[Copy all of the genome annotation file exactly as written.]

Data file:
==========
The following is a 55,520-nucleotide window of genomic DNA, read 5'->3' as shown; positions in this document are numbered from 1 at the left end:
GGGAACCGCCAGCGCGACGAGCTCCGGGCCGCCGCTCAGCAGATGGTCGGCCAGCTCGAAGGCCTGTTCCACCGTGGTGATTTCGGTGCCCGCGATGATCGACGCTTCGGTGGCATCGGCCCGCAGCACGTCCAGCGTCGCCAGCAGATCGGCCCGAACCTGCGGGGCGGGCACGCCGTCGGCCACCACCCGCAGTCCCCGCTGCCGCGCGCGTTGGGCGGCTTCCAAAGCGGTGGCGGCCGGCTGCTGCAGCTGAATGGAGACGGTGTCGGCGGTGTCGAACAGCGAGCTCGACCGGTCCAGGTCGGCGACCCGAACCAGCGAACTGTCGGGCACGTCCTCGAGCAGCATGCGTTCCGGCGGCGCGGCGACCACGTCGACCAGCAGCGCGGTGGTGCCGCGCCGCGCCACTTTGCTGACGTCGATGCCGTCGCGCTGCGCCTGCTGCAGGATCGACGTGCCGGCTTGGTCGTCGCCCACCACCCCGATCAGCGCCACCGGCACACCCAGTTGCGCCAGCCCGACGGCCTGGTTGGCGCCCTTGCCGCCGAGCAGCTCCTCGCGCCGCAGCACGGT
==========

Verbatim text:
The following is a 55,520-nucleotide window of genomic DNA, read 5'->3' as shown; positions in this document are numbered from 1 at the left end:
GGGAACCGCCAGCGCGACGAGCTCCGGGCCGCCGCTCAGCAGATGGTCGGCCAGCTCGAAGGCCTGTTCCACCGTGGTGATTTCGGTGCCCGCGATGATCGACGCTTCGGTGGCATCGGCCCGCAGCACGTCCAGCGTCGCCAGCAGATCGGCCCGAACCTGCGGGGCGGGCACGCCGTCGGCCACCACCCGCAGTCCCCGCTGCCGCGCGCGTTGGGCGGCTTCCAAAGCGGTGGCGGCCGGCTGCTGCAGCTGAATGGAGACGGTGTCGGCGGTGTCGAACAGCGAGCTCGACCGGTCCAGGTCGGCGACCCGAACCAGCGAACTGTCGGGCACGTCCTCGAGCAGCATGCGTTCCGGCGGCGCGGCGACCACGTCGACCAGCAGCGCGGTGGTGCCGCGCCGCGCCACTTTGCTGACGTCGATGCCGTCGCGCTGCGCCTGCTGCAGGATCGACGTGCCGGCTTGGTCGTCGCCCACCACCCCGATCAGCGCCACCGGCACACCCAGTTGCGCCAGCCCGACGGCCTGGTTGGCGCCCTTGCCGCCGAGCAGCTCCTCGCGCCGCAGCACGGT